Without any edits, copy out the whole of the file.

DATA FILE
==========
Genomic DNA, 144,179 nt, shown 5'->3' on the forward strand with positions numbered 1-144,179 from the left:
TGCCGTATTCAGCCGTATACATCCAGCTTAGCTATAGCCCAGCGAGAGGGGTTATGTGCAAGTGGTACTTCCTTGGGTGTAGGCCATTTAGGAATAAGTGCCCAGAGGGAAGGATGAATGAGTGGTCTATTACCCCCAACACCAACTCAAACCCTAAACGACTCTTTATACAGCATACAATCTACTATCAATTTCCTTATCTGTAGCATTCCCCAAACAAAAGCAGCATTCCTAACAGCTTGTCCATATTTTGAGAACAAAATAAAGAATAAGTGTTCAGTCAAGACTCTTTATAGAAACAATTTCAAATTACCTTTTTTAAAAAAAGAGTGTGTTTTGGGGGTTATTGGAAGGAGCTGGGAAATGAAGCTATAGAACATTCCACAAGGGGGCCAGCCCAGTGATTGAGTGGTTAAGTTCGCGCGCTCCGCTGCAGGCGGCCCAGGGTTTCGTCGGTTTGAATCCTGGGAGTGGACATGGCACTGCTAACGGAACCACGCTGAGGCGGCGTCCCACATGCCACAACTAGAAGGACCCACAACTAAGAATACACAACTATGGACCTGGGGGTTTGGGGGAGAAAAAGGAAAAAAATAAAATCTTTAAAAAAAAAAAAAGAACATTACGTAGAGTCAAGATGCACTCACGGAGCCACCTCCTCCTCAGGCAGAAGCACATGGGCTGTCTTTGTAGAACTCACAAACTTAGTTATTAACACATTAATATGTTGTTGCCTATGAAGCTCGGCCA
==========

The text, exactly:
Genomic DNA, 144,179 nt, shown 5'->3' on the forward strand with positions numbered 1-144,179 from the left:
TGCCGTATTCAGCCGTATACATCCAGCTTAGCTATAGCCCAGCGAGAGGGGTTATGTGCAAGTGGTACTTCCTTGGGTGTAGGCCATTTAGGAATAAGTGCCCAGAGGGAAGGATGAATGAGTGGTCTATTACCCCCAACACCAACTCAAACCCTAAACGACTCTTTATACAGCATACAATCTACTATCAATTTCCTTATCTGTAGCATTCCCCAAACAAAAGCAGCATTCCTAACAGCTTGTCCATATTTTGAGAACAAAATAAAGAATAAGTGTTCAGTCAAGACTCTTTATAGAAACAATTTCAAATTACCTTTTTTAAAAAAAGAGTGTGTTTTGGGGGTTATTGGAAGGAGCTGGGAAATGAAGCTATAGAACATTCCACAAGGGGGCCAGCCCAGTGATTGAGTGGTTAAGTTCGCGCGCTCCGCTGCAGGCGGCCCAGGGTTTCGTCGGTTTGAATCCTGGGAGTGGACATGGCACTGCTAACGGAACCACGCTGAGGCGGCGTCCCACATGCCACAACTAGAAGGACCCACAACTAAGAATACACAACTATGGACCTGGGGGTTTGGGGGAGAAAAAGGAAAAAAATAAAATCTTTAAAAAAAAAAAAAGAACATTACGTAGAGTCAAGATGCACTCACGGAGCCACCTCCTCCTCAGGCAGAAGCACATGGGCTGTCTTTGTAGAACTCACAAACTTAGTTATTAACACATTAATATGTTGTTGCCTATGAAGCTCGGCCA